Banks reject mandatory increase in savings interest rate
21 May 2023
Banks are opposed to a government-imposed increase in interest rates on savings accounts, sector federation Febelfin said in a press release on Sunday. Such an intervention could affect the stability of the sector, the organisation claims, after Belgium's Finance minister pointed out "increased social pressure to raise savings rates".
"Each bank has a different business model and must make its own risk analysis and estimate what savings rate it can offer", Febelfin said. "An ill-considered intervention by the government in the delicate mechanism of bank refinancing could thoroughly affect the stability of the banking sector."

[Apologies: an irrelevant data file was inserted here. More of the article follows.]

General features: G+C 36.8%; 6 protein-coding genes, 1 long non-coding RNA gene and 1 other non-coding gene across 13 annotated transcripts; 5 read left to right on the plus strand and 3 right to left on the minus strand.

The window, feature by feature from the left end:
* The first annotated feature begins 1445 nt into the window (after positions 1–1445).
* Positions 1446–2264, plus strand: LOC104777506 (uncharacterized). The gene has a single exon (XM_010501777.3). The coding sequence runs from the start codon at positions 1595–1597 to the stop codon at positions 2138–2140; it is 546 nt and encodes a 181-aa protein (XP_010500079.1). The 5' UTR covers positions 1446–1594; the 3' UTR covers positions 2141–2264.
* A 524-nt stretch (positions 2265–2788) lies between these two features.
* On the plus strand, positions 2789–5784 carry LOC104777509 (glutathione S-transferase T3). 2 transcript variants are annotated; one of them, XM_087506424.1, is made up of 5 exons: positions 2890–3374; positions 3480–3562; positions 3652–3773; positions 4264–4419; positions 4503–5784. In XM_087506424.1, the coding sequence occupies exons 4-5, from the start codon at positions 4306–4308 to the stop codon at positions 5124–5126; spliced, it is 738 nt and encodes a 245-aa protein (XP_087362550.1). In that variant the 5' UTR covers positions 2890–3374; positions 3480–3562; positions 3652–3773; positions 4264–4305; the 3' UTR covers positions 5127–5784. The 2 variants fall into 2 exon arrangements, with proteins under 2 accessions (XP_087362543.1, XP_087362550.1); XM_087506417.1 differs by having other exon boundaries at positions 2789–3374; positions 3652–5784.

Finance minister Vincent Van Peteghem (CD&V) sent Febelfin a letter of formal notice this week to alert the sector to increased social pressure to raise savings rates. State secretary for the Budget Alexia Bertrand (Open VLD) said on Sunday that she supported the letter but added that raising the minimum interest rate on savings accounts was an "ultimate weapon".
Flemish socialist party Vooruit wants to go further and said on Friday that it wanted to force banks to raise their savings rates. Interest rates should be pegged to the base rate, the party's parliamentary group leader, Melissa Depraetere, suggested.
While interest rates on Belgian savings accounts have risen slightly, they are nowhere near as high as the rates the banks receive for investing their money at the European Central Bank. The difference means banks are making huge profits.
Belgium's Finance minister, Vincent Van Peteghem © BELGA PHOTO LAURIE DIEFFEMBACQ